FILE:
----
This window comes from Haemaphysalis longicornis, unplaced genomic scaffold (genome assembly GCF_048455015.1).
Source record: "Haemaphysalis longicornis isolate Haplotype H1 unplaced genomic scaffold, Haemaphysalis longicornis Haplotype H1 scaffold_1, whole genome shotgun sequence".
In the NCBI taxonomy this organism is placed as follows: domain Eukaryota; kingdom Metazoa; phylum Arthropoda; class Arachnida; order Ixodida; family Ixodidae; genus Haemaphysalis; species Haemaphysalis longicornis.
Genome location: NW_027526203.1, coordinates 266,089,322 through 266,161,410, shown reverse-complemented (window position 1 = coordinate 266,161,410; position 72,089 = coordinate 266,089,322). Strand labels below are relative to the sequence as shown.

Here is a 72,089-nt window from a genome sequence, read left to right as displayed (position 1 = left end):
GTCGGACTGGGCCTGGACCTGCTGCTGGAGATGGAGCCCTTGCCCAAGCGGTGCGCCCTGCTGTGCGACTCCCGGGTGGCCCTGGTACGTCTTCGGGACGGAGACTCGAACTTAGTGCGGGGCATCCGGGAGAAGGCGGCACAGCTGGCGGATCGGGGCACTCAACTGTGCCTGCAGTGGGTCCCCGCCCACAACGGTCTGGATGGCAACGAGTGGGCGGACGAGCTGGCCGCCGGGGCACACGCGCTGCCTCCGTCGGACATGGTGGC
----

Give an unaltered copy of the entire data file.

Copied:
This window comes from Haemaphysalis longicornis, unplaced genomic scaffold (genome assembly GCF_048455015.1).
Source record: "Haemaphysalis longicornis isolate Haplotype H1 unplaced genomic scaffold, Haemaphysalis longicornis Haplotype H1 scaffold_1, whole genome shotgun sequence".
In the NCBI taxonomy this organism is placed as follows: domain Eukaryota; kingdom Metazoa; phylum Arthropoda; class Arachnida; order Ixodida; family Ixodidae; genus Haemaphysalis; species Haemaphysalis longicornis.
Genome location: NW_027526203.1, coordinates 266,089,322 through 266,161,410, shown reverse-complemented (window position 1 = coordinate 266,161,410; position 72,089 = coordinate 266,089,322). Strand labels below are relative to the sequence as shown.

Here is a 72,089-nt window from a genome sequence, read left to right as displayed (position 1 = left end):
GTCGGACTGGGCCTGGACCTGCTGCTGGAGATGGAGCCCTTGCCCAAGCGGTGCGCCCTGCTGTGCGACTCCCGGGTGGCCCTGGTACGTCTTCGGGACGGAGACTCGAACTTAGTGCGGGGCATCCGGGAGAAGGCGGCACAGCTGGCGGATCGGGGCACTCAACTGTGCCTGCAGTGGGTCCCCGCCCACAACGGTCTGGATGGCAACGAGTGGGCGGACGAGCTGGCCGCCGGGGCACACGCGCTGCCTCCGTCGGACATGGTGGC